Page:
Japanese bank buys RBS’ infra advisory team

Following last year’s acquisition of RBS’ project finance portfolio, Bank of Tokyo-Mitsubishi has now sealed the deal to acquire RBS Australia’s 18-member project finance advisory team. The deal is expected to close early next year.

Japan’s Bank of Tokyo-Mitsubishi (BTMU) continues its acquisition of Royal Bank of Scotland’s (RBS) project finance activities, this time taking over RBS Australia’s project finance advisory team in a deal set to close early next year, sources close to the transaction told Infrastructure Investor.

RBS’ project finance advisory team Down Under counts 18 members and is led by Geoff Daley. A source close to the deal described it as a “typical corporate sale” of a team focusing on an area – project finance – that is non-core to RBS. Existing advisory mandates are also part of BMTU’s acquisition.

“This is a good deal for RBS and it’s also a good deal for the team, which will now have a broader remit,” an inside source commented. The source explained that RBS Australia, whilst exiting project finance advisory, will still retain its infrastructure M&A advisory team.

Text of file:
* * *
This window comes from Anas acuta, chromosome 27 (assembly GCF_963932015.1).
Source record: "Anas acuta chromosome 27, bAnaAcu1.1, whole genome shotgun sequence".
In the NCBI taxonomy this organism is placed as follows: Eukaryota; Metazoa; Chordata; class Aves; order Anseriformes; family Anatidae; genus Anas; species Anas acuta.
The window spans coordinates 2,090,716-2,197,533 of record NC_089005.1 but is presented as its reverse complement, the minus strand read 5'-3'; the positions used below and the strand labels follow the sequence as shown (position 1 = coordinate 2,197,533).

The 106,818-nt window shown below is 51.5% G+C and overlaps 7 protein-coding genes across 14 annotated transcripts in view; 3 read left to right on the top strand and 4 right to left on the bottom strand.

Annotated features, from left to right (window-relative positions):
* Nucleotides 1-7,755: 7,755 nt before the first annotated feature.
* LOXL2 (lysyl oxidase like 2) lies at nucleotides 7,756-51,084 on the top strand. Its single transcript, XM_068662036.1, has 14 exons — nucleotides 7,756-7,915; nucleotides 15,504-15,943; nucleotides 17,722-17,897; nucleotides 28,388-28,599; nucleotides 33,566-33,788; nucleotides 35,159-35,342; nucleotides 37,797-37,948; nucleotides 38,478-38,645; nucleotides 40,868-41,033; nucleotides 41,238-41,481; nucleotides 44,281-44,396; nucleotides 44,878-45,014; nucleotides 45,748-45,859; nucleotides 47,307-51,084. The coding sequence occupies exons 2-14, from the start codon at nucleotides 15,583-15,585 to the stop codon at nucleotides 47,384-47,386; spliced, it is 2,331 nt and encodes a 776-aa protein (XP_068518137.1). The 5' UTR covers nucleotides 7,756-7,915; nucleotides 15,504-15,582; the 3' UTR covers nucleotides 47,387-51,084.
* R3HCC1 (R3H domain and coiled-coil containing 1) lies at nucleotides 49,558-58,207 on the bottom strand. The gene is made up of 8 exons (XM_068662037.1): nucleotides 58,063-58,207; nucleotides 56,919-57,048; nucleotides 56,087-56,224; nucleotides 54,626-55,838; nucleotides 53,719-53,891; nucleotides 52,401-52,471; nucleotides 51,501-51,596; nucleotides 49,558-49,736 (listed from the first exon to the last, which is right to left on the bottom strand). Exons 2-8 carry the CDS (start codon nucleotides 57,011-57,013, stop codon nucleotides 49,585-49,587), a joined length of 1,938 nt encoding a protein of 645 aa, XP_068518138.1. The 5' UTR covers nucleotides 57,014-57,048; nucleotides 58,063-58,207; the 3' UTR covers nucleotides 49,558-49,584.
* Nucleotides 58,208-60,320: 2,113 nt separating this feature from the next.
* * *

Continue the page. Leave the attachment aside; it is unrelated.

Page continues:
The acquisition of the bank’s Australian project finance advisory unit is the latest in a fruitful relationship between RBS and the Japanese bank. Late last year, BTMU bought RBS’ project finance portfolio – consisting mostly of loans to infrastructure and power assets in Europe, the Middle East and Africa (EMEA). While the sale price was not disclosed, the project finance book acquired from RBS was valued at about £3.8 billion (€4.4 billion; $6.1 billion).

At the time, the Japanese bank said the acquisition, including the transfer of certain employees, “will significantly strengthen BTMU’s project finance business in EMEA and will assist it in achieving its aim of becoming one of the leading project finance banks globally”.

Project finance lending became a non-core activity for RBS after the UK government was forced to inject over £45 billion into the bank as a result of the financial crisis, forcing RBS to deleverage. Prior to the 2008 crisis, RBS was one of the leading global project finance lenders. Post-crisis, the bank has mostly limited its project finance activities to the advisory sector.